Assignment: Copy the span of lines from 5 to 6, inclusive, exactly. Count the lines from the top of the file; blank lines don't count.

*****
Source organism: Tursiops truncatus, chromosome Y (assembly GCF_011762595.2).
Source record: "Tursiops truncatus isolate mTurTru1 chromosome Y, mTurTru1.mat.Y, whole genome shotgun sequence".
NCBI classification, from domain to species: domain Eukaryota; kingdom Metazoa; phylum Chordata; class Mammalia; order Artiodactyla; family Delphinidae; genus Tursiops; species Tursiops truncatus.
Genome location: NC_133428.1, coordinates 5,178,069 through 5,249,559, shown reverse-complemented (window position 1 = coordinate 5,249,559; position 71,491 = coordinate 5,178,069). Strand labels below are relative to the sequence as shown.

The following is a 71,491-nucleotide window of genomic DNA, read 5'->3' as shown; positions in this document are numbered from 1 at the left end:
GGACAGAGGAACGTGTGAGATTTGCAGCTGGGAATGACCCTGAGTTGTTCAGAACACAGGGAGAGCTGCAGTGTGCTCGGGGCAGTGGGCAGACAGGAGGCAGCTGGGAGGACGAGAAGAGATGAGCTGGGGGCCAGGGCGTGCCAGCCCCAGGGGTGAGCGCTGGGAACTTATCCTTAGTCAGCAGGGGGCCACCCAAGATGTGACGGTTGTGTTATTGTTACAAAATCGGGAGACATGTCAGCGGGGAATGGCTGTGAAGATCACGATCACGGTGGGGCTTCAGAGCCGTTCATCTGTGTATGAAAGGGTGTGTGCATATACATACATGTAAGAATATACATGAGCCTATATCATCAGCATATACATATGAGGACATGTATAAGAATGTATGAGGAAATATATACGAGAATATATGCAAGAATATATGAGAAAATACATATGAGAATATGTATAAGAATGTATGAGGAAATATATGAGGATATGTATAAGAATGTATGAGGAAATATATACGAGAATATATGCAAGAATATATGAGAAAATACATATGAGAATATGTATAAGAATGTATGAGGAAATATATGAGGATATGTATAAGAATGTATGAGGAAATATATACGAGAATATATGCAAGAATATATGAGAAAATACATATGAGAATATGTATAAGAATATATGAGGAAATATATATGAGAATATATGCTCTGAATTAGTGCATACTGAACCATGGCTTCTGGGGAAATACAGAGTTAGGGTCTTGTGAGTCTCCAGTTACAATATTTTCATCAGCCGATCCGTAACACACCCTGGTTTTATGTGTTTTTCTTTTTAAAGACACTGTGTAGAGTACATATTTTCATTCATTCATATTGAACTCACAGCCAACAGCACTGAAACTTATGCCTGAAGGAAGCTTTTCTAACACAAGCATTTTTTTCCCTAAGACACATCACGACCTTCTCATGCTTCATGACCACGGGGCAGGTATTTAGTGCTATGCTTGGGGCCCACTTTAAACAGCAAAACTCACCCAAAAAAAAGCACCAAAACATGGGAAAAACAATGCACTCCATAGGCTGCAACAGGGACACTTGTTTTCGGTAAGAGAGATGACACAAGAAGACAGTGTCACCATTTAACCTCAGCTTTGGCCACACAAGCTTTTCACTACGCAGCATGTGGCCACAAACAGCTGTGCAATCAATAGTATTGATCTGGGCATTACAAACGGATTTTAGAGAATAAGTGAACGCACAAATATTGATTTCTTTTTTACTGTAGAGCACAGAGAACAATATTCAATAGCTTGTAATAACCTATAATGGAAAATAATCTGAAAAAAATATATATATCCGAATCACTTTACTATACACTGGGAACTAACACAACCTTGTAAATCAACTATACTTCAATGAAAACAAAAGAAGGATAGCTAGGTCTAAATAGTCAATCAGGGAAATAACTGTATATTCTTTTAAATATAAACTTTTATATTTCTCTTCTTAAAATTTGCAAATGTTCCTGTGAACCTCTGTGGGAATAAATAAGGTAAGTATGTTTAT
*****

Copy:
The following is a 71,491-nucleotide window of genomic DNA, read 5'->3' as shown; positions in this document are numbered from 1 at the left end:
GGACAGAGGAACGTGTGAGATTTGCAGCTGGGAATGACCCTGAGTTGTTCAGAACACAGGGAGAGCTGCAGTGTGCTCGGGGCAGTGGGCAGACAGGAGGCAGCTGGGAGGACGAGAAGAGATGAGCTGGGGGCCAGGGCGTGCCAGCCCCAGGGGTGAGCGCTGGGAACTTATCCTTAGTCAGCAGGGGGCCACCCAAGATGTGACGGTTGTGTTATTGTTACAAAATCGGGAGACATGTCAGCGGGGAATGGCTGTGAAGATCACGATCACGGTGGGGCTTCAGAGCCGTTCATCTGTGTATGAAAGGGTGTGTGCATATACATACATGTAAGAATATACATGAGCCTATATCATCAGCATATACATATGAGGACATGTATAAGAATGTATGAGGAAATATATACGAGAATATATGCAAGAATATATGAGAAAATACATATGAGAATATGTATAAGAATGTATGAGGAAATATATGAGGATATGTATAAGAATGTATGAGGAAATATATACGAGAATATATGCAAGAATATATGAGAAAATACATATGAGAATATGTATAAGAATGTATGAGGAAATATATGAGGATATGTATAAGAATGTATGAGGAAATATATACGAGAATATATGCAAGAATATATGAGAAAATACATATGAGAATATGTATAAGAATATATGAGGAAATATATATGAGAATATATGCTCTGAATTAGTGCATACTGAACCATGGCTTCTGGGGAAATACAGAGTTAGGGTCTTGTGAGTCTCCAGTTACAATATTTTCATCAGCCGATCCGTAACACACCCTGGTTTTATGTGTTTTTCTTTTTAAAGACACTGTGTAGAGTACATATTTTCATTCATTCATATTGAACTCACAGCCAACAGCACTGAAACTTATGCCTGAAGGAAGCTTTTCTAACACAAGCATTTTTTTCCCTAAGACACATCACGACCTTCTCATGCTTCATGACCACGGGGCAGGTATTTAGTGCTATGCTTGGGGCCCACTTTAAACAGCAAAACTCACCCAAAAAAAAGCACCAAAACATGGGAAAAACAATGCACTCCATAGGCTGCAACAGGGACACTTGTTTTCGGTAAGAGAGATGACACAAGAAGACAGTGTCACCATTTAACCTCAGCTTTGGCCACACAAGCTTTTCACTACGCAGCATGTGGCCACAAACAGCTGTGCAATCAATAGTATTGATCTGGGCATTACAAACGGATTTTAGAGAATAAGTGAACGCACAAATATTGATTTCTTTTTTACTGTAGAGCACAGAGAACAATATTCAATAGCTTGTAATAACCTATAATGGAAAATAATCTGAAAAAAATATATATATCCGAATCACTTTACTATACACTGGGAACTAACACAACCTTGTAAATCAACTATACTTCAATGAAAACAAAAGAAGGATAGCTAGGTCTAAATAGTCAATCAGGGAAATAACTGTATATTCTTTTAAATATAAACTTTTATATTTCTCTTCTTAAAATTTGCAAATGTTCCTGTGAACCTCTGTGGGAATAAATAAGGTAAGTATGTTTAT